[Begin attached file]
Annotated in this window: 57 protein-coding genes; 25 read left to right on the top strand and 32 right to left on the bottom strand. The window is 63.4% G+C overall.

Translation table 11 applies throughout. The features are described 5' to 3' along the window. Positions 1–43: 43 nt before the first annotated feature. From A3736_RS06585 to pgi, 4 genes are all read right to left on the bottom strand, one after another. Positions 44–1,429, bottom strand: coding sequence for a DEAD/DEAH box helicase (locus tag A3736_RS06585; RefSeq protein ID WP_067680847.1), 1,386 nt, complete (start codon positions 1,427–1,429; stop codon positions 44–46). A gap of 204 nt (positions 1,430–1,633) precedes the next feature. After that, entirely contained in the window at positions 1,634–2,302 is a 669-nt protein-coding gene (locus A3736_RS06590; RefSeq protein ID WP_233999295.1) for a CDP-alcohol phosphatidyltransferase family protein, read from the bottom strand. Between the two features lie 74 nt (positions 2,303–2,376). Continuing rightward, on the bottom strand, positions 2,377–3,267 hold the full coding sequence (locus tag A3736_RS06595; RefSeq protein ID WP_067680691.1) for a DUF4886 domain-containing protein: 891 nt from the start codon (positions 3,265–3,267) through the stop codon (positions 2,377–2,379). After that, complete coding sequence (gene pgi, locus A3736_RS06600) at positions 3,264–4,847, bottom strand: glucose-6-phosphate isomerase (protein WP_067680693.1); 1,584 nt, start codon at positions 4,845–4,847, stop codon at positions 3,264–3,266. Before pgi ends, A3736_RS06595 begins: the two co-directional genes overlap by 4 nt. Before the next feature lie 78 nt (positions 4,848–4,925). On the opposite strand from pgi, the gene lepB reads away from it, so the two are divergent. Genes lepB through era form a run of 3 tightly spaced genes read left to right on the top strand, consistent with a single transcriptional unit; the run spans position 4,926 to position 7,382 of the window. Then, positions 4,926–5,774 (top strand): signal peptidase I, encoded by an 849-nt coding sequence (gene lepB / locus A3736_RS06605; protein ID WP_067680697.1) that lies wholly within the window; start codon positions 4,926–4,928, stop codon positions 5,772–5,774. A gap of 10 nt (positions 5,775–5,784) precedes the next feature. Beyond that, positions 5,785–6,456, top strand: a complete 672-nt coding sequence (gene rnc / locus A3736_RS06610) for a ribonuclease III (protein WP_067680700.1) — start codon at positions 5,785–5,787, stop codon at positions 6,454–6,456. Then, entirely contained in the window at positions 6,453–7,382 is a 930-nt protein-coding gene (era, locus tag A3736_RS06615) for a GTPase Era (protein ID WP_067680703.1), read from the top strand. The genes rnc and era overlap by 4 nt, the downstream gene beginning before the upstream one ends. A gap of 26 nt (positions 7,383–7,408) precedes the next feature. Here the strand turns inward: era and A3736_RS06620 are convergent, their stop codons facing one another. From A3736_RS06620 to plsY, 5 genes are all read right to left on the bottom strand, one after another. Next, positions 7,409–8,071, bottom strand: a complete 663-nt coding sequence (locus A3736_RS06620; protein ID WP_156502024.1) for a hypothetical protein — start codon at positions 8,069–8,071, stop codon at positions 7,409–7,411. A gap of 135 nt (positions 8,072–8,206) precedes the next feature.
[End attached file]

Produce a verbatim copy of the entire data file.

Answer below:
Annotated in this window: 57 protein-coding genes; 25 read left to right on the top strand and 32 right to left on the bottom strand. The window is 63.4% G+C overall.

Translation table 11 applies throughout. The features are described 5' to 3' along the window. Positions 1–43: 43 nt before the first annotated feature. From A3736_RS06585 to pgi, 4 genes are all read right to left on the bottom strand, one after another. Positions 44–1,429, bottom strand: coding sequence for a DEAD/DEAH box helicase (locus tag A3736_RS06585; RefSeq protein ID WP_067680847.1), 1,386 nt, complete (start codon positions 1,427–1,429; stop codon positions 44–46). A gap of 204 nt (positions 1,430–1,633) precedes the next feature. After that, entirely contained in the window at positions 1,634–2,302 is a 669-nt protein-coding gene (locus A3736_RS06590; RefSeq protein ID WP_233999295.1) for a CDP-alcohol phosphatidyltransferase family protein, read from the bottom strand. Between the two features lie 74 nt (positions 2,303–2,376). Continuing rightward, on the bottom strand, positions 2,377–3,267 hold the full coding sequence (locus tag A3736_RS06595; RefSeq protein ID WP_067680691.1) for a DUF4886 domain-containing protein: 891 nt from the start codon (positions 3,265–3,267) through the stop codon (positions 2,377–2,379). After that, complete coding sequence (gene pgi, locus A3736_RS06600) at positions 3,264–4,847, bottom strand: glucose-6-phosphate isomerase (protein WP_067680693.1); 1,584 nt, start codon at positions 4,845–4,847, stop codon at positions 3,264–3,266. Before pgi ends, A3736_RS06595 begins: the two co-directional genes overlap by 4 nt. Before the next feature lie 78 nt (positions 4,848–4,925). On the opposite strand from pgi, the gene lepB reads away from it, so the two are divergent. Genes lepB through era form a run of 3 tightly spaced genes read left to right on the top strand, consistent with a single transcriptional unit; the run spans position 4,926 to position 7,382 of the window. Then, positions 4,926–5,774 (top strand): signal peptidase I, encoded by an 849-nt coding sequence (gene lepB / locus A3736_RS06605; protein ID WP_067680697.1) that lies wholly within the window; start codon positions 4,926–4,928, stop codon positions 5,772–5,774. A gap of 10 nt (positions 5,775–5,784) precedes the next feature. Beyond that, positions 5,785–6,456, top strand: a complete 672-nt coding sequence (gene rnc / locus A3736_RS06610) for a ribonuclease III (protein WP_067680700.1) — start codon at positions 5,785–5,787, stop codon at positions 6,454–6,456. Then, entirely contained in the window at positions 6,453–7,382 is a 930-nt protein-coding gene (era, locus tag A3736_RS06615) for a GTPase Era (protein ID WP_067680703.1), read from the top strand. The genes rnc and era overlap by 4 nt, the downstream gene beginning before the upstream one ends. A gap of 26 nt (positions 7,383–7,408) precedes the next feature. Here the strand turns inward: era and A3736_RS06620 are convergent, their stop codons facing one another. From A3736_RS06620 to plsY, 5 genes are all read right to left on the bottom strand, one after another. Next, positions 7,409–8,071, bottom strand: a complete 663-nt coding sequence (locus A3736_RS06620; protein ID WP_156502024.1) for a hypothetical protein — start codon at positions 8,069–8,071, stop codon at positions 7,409–7,411. A gap of 135 nt (positions 8,072–8,206) precedes the next feature.